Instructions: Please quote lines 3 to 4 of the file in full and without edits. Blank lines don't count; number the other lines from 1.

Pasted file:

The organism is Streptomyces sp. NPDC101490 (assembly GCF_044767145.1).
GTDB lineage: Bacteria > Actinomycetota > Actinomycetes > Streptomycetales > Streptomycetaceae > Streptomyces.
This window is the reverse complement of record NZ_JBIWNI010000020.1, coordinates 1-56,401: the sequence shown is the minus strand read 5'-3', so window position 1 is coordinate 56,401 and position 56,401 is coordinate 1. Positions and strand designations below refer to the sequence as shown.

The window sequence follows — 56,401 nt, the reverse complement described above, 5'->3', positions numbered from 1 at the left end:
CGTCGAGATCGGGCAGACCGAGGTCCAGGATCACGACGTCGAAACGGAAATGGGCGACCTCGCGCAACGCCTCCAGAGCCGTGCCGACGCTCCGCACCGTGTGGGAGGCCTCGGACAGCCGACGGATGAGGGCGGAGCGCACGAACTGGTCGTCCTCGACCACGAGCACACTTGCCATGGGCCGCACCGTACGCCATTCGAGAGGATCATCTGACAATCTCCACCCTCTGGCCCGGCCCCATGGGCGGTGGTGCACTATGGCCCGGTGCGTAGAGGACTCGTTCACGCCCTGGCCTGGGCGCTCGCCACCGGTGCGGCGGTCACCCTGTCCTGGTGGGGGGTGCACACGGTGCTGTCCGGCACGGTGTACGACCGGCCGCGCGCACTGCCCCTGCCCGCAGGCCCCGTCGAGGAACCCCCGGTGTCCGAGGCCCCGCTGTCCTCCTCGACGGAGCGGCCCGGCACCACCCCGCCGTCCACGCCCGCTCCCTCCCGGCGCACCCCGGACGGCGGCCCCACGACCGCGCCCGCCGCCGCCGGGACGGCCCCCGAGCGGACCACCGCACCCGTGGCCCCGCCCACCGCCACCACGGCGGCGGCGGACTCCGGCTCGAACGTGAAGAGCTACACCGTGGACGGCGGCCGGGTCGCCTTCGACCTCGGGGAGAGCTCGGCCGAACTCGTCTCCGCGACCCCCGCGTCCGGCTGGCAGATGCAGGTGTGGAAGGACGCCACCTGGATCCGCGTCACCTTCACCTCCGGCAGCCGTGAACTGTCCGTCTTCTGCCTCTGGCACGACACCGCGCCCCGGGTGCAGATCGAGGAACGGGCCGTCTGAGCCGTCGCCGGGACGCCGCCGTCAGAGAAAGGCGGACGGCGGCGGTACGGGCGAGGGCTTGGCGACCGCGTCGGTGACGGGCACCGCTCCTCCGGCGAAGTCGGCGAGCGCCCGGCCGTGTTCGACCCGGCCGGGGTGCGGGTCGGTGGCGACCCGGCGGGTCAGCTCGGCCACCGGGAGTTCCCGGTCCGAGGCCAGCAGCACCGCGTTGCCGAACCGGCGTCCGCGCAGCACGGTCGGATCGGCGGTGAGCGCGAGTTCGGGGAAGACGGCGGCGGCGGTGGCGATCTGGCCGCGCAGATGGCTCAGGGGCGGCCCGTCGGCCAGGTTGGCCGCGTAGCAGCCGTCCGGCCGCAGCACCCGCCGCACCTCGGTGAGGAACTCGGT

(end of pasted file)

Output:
This window is the reverse complement of record NZ_JBIWNI010000020.1, coordinates 1-56,401: the sequence shown is the minus strand read 5'-3', so window position 1 is coordinate 56,401 and position 56,401 is coordinate 1. Positions and strand designations below refer to the sequence as shown.

The window sequence follows — 56,401 nt, the reverse complement described above, 5'->3', positions numbered from 1 at the left end: